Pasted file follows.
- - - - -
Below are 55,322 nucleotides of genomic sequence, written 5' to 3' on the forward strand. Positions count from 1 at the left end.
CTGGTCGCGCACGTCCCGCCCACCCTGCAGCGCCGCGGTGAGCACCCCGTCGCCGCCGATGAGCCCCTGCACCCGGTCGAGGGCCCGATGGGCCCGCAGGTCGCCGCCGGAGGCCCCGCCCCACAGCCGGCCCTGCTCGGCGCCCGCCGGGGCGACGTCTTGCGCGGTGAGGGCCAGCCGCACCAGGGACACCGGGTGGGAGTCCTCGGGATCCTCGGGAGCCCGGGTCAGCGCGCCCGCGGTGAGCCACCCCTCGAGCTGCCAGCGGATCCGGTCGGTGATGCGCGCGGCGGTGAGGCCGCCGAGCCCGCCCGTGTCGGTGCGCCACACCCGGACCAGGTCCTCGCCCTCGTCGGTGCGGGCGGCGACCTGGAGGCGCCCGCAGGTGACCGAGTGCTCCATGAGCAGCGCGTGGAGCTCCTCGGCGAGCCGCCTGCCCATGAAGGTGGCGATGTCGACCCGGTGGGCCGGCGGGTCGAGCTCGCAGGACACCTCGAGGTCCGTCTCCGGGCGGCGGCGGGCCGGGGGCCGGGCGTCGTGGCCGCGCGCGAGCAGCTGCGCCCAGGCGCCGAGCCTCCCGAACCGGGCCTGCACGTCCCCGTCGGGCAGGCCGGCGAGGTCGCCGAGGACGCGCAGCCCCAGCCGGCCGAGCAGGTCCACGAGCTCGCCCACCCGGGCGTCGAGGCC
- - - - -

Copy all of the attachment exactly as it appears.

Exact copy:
Below are 55,322 nucleotides of genomic sequence, written 5' to 3' on the forward strand. Positions count from 1 at the left end.
CTGGTCGCGCACGTCCCGCCCACCCTGCAGCGCCGCGGTGAGCACCCCGTCGCCGCCGATGAGCCCCTGCACCCGGTCGAGGGCCCGATGGGCCCGCAGGTCGCCGCCGGAGGCCCCGCCCCACAGCCGGCCCTGCTCGGCGCCCGCCGGGGCGACGTCTTGCGCGGTGAGGGCCAGCCGCACCAGGGACACCGGGTGGGAGTCCTCGGGATCCTCGGGAGCCCGGGTCAGCGCGCCCGCGGTGAGCCACCCCTCGAGCTGCCAGCGGATCCGGTCGGTGATGCGCGCGGCGGTGAGGCCGCCGAGCCCGCCCGTGTCGGTGCGCCACACCCGGACCAGGTCCTCGCCCTCGTCGGTGCGGGCGGCGACCTGGAGGCGCCCGCAGGTGACCGAGTGCTCCATGAGCAGCGCGTGGAGCTCCTCGGCGAGCCGCCTGCCCATGAAGGTGGCGATGTCGACCCGGTGGGCCGGCGGGTCGAGCTCGCAGGACACCTCGAGGTCCGTCTCCGGGCGGCGGCGGGCCGGGGGCCGGGCGTCGTGGCCGCGCGCGAGCAGCTGCGCCCAGGCGCCGAGCCTCCCGAACCGGGCCTGCACGTCCCCGTCGGGCAGGCCGGCGAGGTCGCCGAGGACGCGCAGCCCCAGCCGGCCGAGCAGGTCCACGAGCTCGCCCACCCGGGCGTCGAGGCC